(SOUNDBITE OF VIDEO)
UNIDENTIFIED MAN #2: Put it down, I do not want to shoot you, man. Put it down.
KASTE: No one got shot in that scene, just tasered.
This recording is on the website of VIEVU, one of a handful of companies now making wearable cameras for cops. VIEVU's $900 device looks like a clip-on pager. Officer Ben Sias tested it for the Bainbridge Island Police Department in Washington State.
BEN SIAS: It's mounted either in the car or I can wear it on my uniform. And normally when I would go on a traffic stop or make a contact, I would flip it on. And the only thing that really was different as far as doing business would be that I'd tell the person that we were being recorded.
KASTE: Most of the time, Sias says, people don't even seem to register the presence of the camera. They have other things on their minds. Sias sees the cameras as a kind of insurance.
SIAS: In this job we're frequently accused of things that we haven't done or things are kind of embellished. Sometimes people's perception or what they report may not be what happened. And the cameras show a pretty unbiased opinion of what actually did happen.
KASTE: That's the hope, anyway. On the other side of Puget Sound, the Seattle Police Department is looking for ways to handle the fallout from other people's videos. For instance, this one, last year, showing a Seattle cop punching a teenage girl.
(SOUNDBITE OF VIDEO)
UNIDENTIFIED GROUP: Ooh...
UNIDENTIFIED MAN #3: Are you serious?
(SOUNDBITE OF SCREAM)
KASTE: Seattle City Council member Bruce Harrell says images like this have undermined community confidence in Seattle police.
BRUCE HARRELL: What we have now are videos after the fact, you know, the second punch kind of situation.
KASTE: So Harrell is pushing for Seattle police to wear cameras too. He wants a more complete view of some of these controversial encounters between police and the public, and he's also hoping to get a calming effect from the camera's very presence.
HARRELL: People behave differently when they are on camera. I'm behaving differently, because you have a microphone in front of my face. That's what human beings do - both the public and the officers. So these cameras, I believe, can restore trust.
KASTE: Harrell's enthusiasm is not shared by Sergeant Rich O'Neill, president of the Seattle Police Officers Guild. He doesn't like the fact that many of the departments that have adopted the wearable cameras have given their officers little discretion. They're required to record every contact with the public, and they can't stop recording until it's over, even if a citizen asks them to. Sergeant O'Neill says people should think hard about what it'll mean to have police officers show up at the front door with a camera rolling.
SERGEANT RICH O'NEILL: Now I'm bringing the camera into your home. And maybe I'm there for something as small as a noise complaint. Maybe I'm at your home for something much more serious. Maybe it's a terribly traumatic event, domestic violence victim, a child abuse victim. And I'm going to be walking in that home, videotaping.
(SOUNDBITE OF VIDEO)
(SOUNDBITE OF SCREAMING AND EXPLOSIONS)
KASTE: Of course, in public, there's no escaping cameras anymore.
(SOUNDBITE OF VIDEO)
(SOUNDBITE OF FLASH EXPLOSIONS)
UNIDENTIFIED MAN #4: What the (bleep) was that?
KASTE: This is YouTube video of the mayhem that broke out recently between Occupy protestors and police in Oakland, California. Some of it was posted with running commentary.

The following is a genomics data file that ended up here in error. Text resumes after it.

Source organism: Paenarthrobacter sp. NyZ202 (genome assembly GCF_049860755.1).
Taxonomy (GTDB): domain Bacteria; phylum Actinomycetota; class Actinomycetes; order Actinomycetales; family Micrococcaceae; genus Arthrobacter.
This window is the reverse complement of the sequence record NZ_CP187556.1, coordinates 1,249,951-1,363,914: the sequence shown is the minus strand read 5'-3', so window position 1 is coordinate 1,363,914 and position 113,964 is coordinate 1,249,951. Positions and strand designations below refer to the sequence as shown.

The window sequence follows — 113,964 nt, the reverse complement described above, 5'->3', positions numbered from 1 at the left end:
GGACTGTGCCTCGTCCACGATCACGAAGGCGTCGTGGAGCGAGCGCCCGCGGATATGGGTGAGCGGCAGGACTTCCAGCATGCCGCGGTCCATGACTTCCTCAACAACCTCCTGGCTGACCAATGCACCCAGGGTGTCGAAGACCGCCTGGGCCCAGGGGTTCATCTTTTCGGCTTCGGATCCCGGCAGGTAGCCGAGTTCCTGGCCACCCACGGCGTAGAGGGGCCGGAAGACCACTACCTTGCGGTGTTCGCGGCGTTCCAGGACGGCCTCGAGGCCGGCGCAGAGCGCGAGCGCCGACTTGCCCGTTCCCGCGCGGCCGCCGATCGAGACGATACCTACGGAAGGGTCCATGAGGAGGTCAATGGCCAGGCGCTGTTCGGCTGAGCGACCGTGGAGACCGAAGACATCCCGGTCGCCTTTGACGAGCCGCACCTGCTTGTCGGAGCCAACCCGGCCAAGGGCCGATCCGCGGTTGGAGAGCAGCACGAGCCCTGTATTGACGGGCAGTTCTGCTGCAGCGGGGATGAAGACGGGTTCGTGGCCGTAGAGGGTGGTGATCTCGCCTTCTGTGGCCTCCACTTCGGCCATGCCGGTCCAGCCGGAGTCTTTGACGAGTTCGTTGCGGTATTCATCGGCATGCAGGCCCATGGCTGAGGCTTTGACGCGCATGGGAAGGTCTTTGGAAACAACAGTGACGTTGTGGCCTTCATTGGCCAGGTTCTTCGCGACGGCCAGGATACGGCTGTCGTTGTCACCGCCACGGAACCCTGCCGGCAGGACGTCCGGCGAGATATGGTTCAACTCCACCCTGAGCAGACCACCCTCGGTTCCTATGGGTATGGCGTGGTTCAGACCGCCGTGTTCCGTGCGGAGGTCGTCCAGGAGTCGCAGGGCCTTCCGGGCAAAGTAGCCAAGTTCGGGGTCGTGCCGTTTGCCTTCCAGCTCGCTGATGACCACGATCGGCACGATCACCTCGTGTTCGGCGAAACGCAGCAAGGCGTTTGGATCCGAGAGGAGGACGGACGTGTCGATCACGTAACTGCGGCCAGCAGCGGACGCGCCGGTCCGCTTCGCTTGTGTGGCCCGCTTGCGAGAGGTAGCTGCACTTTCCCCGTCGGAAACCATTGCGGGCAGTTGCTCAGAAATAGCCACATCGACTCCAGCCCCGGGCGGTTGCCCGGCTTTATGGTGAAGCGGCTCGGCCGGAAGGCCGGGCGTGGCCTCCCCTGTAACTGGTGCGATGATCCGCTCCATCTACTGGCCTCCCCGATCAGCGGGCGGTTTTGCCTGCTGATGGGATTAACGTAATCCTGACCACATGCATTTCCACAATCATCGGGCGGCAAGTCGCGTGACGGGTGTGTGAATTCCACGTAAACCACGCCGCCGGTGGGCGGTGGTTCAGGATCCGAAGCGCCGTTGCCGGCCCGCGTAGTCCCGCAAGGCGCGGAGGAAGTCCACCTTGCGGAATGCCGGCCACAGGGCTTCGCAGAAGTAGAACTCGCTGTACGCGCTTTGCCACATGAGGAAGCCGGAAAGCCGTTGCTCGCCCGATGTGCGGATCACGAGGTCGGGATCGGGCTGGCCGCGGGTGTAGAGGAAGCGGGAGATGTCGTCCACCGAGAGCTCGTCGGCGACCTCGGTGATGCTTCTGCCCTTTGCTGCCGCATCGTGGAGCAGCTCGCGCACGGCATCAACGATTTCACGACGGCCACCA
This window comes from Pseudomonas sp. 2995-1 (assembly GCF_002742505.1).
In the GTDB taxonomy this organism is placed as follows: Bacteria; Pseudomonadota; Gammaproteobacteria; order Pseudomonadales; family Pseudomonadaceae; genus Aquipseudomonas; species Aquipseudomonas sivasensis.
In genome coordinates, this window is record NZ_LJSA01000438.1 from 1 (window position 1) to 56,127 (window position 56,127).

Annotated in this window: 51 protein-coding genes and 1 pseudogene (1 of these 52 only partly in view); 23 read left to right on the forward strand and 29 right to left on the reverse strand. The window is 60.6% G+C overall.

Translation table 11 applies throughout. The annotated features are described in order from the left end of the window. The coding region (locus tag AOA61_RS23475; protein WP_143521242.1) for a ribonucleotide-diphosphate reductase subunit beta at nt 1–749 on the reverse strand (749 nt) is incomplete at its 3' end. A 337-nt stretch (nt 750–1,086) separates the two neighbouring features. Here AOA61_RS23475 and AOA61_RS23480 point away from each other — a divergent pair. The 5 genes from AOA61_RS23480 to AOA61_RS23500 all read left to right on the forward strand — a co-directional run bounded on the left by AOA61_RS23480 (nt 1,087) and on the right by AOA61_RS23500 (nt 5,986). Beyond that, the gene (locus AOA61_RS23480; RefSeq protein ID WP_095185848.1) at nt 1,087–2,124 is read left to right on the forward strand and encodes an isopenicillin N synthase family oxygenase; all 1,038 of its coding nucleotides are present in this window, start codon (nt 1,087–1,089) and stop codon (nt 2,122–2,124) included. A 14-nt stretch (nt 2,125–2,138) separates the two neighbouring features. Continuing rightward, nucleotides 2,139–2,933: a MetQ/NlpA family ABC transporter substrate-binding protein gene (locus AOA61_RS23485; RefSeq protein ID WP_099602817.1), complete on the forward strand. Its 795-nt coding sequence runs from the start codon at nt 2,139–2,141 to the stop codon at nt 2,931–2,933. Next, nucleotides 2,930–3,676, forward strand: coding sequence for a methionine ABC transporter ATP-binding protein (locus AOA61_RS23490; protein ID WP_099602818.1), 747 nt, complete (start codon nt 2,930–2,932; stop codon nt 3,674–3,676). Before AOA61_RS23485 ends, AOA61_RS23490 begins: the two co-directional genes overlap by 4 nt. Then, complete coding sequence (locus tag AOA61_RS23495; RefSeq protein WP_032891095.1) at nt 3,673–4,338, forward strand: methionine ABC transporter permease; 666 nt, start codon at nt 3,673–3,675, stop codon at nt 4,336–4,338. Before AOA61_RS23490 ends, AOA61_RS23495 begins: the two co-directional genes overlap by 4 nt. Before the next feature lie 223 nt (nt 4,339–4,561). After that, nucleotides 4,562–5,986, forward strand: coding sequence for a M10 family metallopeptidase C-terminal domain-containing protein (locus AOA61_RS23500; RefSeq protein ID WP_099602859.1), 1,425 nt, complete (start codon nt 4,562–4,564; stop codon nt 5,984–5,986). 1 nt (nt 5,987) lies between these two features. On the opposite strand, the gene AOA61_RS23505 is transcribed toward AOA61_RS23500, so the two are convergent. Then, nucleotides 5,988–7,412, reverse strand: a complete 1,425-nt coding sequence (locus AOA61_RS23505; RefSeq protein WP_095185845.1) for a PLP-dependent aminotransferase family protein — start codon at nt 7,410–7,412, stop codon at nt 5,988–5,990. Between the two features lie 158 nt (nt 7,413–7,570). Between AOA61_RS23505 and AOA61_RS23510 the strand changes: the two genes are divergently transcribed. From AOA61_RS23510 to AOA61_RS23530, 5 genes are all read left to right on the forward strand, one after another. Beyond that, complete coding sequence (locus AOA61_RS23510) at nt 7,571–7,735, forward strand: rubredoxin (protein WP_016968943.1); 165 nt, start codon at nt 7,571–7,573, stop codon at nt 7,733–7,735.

(SOUNDBITE OF VIDEO)
UNIDENTIFIED MAN #5: But if you doubt that the police were deliberately aiming at the protestors, watch this policeman.
KASTE: It can get pretty forensic.
(SOUNDBITE OF VIDEO)
UNIDENTIFIED MAN #5: Watch that again.
(SOUNDBITE OF EXPLOSION)
KASTE: What these YouTube sleuths may not realize is the fact that Oakland police are equipped with wearable cameras, so they may very well have a recording of their perspective on that very same scene. If they do, you won't be seeing it on TV any time soon. Oakland doesn't release police footage that's part of an active investigation. And that's not necessarily a bad thing, says Rocky Lucia.
ROCKY LUCIA: Facts don't come out on a 30-second YouTube video.
KASTE: Lucia is the lawyer for the Police Officers Association in Oakland. Departments generally negotiate with their police unions before they adopt the cameras. And the unions push for rules that limit access. For instance, police don't want supervisors trolling through the videos, looking for infractions.
At the same time, officers also want access to their own tapes. In Oakland, Lucia has made sure that cops get to see their own recordings before writing reports or making official statements.
LUCIA: There's going to be inconsistencies. It's our job, as the union, or the association representing the police officers, to make sure that the officer isn't held accountable for inconsistencies that could lead one to believe that the officer is not being truthful.
KASTE: But some people worry about the opposite problem, that the only ones with easy access to the videos will be the authorities.
ERIC RACHNER: My name is Eric Rachner, and we're standing at the corner where three years ago last week the Seattle Police arrested me illegally.
KASTE: The reason for Rachner's arrest doesn't really matter here. Suffice it to say that it had something to do with a sidewalk game of something called Nerf golf. What's significant here is that Rachner believed he'd be exonerated by police videos, footage from dashboard cameras in this case. But when he tried to get the videos, the city dragged its feet, for months. He says for a while the city wouldn't even acknowledge that some of the videos existed.
RACHNER: They really just don't want to give it out unless it is just a clear-cut example of something that supports what the officer said or tends to show that the arrestee is guilty.
KASTE: Rachner eventually received a $60,000 public disclosure judgment. He also demanded, and got, a log of all Seattle police videos shot in the last three years. And he's now posted that on a searchable website to make it easier for people to find out if police have recordings of them. He plans to keep updating the site. And if Seattle cops start wearing cameras, those videos should be searchable too.
RACHNER: Events that occur in public and are recorded, especially in the course of a public officer doing his public duty, that's fair game.
KASTE: Police videos are generally considered public records. But in practice, departments are giving new reasons not to release them. For instance, Oakland is now withholding some footage on privacy grounds. Still, public interest in those recordings is likely to intensify, as wearable cameras capture more and more of what police officers see every day.
Martin Kaste, NPR News, Seattle. Transcript provided by NPR, Copyright NPR.